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Color wood grain and long-lasting quality figure into choices of hardwood floors

July 29, 2013

Hardwood FloorsWhile personal taste plays a big role, homeowners planning to install hardwood floors should look into the wide selection of colors, wood grains and floor construction before making a final decision. From the elegant, antique look of Anderson's Chestnut Hill collection to its versatile Bryson Plank oak floors, there's a wood type that fits every need.

It's no surprise that wood floors are the choice of real estate agents trying to sell house hunters their next home. They're durable, easy to clean and make a great impression on would-be homeowners. Interior designers love them for their warm, inviting aesthetic. Exposure to sun and the development of a patina often results in subtle color changes that can add character to the wood over time, according to the National Wood Flooring Association.

Consumers should look over plenty of samples before selecting a color and finish, because each can have a different effect on one's home design. Sometimes part of the beauty lies in the natural imperfections of the wood that give floors their unique appearance.

Colors and finishes
In addition to choosing a wood type, homeowners  have to decide whether they want finished or pre-finished flooring. Most select a wood that's already finished because it eliminates sawdust and finishing vapors during the installation process.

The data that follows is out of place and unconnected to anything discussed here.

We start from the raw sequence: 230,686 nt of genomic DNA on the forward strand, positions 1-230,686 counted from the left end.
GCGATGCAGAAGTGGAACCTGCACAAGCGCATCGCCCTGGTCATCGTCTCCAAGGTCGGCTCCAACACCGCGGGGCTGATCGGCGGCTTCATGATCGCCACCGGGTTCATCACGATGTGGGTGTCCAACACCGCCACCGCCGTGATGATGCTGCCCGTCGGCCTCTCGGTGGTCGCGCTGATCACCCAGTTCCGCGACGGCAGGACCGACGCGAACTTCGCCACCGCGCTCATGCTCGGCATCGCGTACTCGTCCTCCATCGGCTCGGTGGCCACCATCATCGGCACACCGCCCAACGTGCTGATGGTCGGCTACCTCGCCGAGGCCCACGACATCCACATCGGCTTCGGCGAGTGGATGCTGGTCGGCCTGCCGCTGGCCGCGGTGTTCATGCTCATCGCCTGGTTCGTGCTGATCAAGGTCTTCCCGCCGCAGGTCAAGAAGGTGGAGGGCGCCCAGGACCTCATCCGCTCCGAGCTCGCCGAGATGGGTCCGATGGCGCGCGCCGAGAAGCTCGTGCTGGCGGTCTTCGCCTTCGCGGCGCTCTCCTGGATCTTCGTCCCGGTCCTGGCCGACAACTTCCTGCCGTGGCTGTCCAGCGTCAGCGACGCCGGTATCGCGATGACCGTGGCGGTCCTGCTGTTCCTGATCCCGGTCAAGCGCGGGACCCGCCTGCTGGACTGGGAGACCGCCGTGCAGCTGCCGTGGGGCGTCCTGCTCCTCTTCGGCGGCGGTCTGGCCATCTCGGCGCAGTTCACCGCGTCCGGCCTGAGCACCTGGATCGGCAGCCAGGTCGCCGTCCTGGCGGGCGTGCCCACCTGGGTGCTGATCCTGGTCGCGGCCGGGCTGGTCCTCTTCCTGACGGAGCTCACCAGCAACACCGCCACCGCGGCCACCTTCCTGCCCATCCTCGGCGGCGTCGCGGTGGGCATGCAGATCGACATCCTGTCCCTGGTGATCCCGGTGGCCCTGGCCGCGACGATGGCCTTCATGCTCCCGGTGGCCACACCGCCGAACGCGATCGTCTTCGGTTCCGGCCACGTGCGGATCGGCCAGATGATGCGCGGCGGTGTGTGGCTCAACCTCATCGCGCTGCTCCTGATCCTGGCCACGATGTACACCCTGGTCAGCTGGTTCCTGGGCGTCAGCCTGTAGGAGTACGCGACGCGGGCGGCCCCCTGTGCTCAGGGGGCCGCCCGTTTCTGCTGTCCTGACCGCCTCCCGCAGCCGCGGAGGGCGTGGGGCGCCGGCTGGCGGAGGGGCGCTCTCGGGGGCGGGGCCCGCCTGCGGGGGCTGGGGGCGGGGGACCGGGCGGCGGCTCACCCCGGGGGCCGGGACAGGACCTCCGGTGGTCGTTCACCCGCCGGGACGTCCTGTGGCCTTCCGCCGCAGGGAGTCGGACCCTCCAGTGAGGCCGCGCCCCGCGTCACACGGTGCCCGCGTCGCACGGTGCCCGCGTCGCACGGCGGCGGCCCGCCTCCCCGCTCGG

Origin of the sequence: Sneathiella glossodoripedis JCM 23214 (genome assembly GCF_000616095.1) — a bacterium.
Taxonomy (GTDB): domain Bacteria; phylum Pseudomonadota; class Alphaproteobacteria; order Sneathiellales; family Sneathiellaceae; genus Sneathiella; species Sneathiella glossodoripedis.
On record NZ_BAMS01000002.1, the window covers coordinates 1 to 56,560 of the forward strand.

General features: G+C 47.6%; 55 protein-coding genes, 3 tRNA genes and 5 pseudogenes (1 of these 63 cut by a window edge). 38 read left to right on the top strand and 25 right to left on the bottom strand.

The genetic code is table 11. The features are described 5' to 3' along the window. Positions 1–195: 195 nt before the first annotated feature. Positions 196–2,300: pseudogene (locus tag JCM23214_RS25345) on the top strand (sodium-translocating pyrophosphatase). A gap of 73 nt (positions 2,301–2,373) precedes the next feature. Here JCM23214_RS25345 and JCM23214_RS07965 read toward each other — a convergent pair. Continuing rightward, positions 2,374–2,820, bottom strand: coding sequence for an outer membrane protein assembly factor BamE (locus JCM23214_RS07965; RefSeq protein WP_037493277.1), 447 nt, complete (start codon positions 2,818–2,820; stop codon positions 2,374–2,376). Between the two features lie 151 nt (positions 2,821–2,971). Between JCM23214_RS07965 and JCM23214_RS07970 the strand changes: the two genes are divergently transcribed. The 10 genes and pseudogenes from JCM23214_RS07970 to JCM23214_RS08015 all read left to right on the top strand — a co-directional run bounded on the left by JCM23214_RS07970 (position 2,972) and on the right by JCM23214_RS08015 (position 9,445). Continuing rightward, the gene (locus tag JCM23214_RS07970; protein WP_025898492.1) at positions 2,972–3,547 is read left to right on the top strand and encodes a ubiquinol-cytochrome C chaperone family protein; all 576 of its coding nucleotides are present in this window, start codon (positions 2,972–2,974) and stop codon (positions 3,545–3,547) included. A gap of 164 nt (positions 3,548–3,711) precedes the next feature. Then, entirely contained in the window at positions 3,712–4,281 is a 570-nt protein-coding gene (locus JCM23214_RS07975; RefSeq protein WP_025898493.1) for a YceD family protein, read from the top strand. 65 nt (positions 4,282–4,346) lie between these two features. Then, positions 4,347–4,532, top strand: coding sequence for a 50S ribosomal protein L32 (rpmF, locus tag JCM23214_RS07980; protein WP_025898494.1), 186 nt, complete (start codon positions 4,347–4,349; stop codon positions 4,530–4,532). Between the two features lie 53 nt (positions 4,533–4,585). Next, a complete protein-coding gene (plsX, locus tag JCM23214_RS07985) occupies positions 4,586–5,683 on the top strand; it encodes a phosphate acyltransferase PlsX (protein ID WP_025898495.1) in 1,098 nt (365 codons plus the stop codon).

Then there's the matter of color. Heavily trafficked areas won't show every skid mark on darker toned floors, but scratches from pets and sliding chairs in and out may show up less on light to medium-colored floors.

For more informal rooms like family rooms and kitchens, a lighter shade usually looks best. In formal living room and dining room design, a deeper shade often suits the lower-key atmosphere.

Function and durability
While the room's use is linked somewhat to color, the function of the space should weigh heavily on what type of wood to choose.

Flooring experts say engineered hardwood floors stand up best to heavy foot traffic and tend to shrink and expand less than solid woods because they resist moisture that comes with seasonal changes.

Created by cross-ply planks, engineered hardwood also has higher relative hardness that resists indentation from furniture as well as normal wear and tear. As a result, it requires less maintenance because of its durability. Using a soft bristle broom or a commercial cloth sweeper is all that's needed for day-to-day cleaning.